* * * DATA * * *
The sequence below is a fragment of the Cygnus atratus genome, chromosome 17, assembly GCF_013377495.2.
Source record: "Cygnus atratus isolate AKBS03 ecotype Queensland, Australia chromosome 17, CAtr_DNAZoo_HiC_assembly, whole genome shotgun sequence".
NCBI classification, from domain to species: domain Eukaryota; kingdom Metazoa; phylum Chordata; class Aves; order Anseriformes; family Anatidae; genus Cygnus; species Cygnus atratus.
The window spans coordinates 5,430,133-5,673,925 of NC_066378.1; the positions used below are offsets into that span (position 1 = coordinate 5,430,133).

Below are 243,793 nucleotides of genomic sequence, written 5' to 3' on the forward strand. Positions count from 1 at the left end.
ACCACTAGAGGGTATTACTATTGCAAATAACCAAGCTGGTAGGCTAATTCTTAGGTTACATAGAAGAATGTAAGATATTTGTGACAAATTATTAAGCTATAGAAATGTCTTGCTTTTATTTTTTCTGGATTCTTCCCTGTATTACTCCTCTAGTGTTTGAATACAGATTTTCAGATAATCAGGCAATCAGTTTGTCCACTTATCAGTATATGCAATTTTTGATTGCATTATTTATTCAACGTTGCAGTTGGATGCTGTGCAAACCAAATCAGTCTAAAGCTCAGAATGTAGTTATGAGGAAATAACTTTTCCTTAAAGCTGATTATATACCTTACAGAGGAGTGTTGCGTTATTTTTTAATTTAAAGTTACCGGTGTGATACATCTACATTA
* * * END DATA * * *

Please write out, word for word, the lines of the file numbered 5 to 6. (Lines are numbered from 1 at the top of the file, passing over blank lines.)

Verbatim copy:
Below are 243,793 nucleotides of genomic sequence, written 5' to 3' on the forward strand. Positions count from 1 at the left end.
ACCACTAGAGGGTATTACTATTGCAAATAACCAAGCTGGTAGGCTAATTCTTAGGTTACATAGAAGAATGTAAGATATTTGTGACAAATTATTAAGCTATAGAAATGTCTTGCTTTTATTTTTTCTGGATTCTTCCCTGTATTACTCCTCTAGTGTTTGAATACAGATTTTCAGATAATCAGGCAATCAGTTTGTCCACTTATCAGTATATGCAATTTTTGATTGCATTATTTATTCAACGTTGCAGTTGGATGCTGTGCAAACCAAATCAGTCTAAAGCTCAGAATGTAGTTATGAGGAAATAACTTTTCCTTAAAGCTGATTATATACCTTACAGAGGAGTGTTGCGTTATTTTTTAATTTAAAGTTACCGGTGTGATACATCTACATTA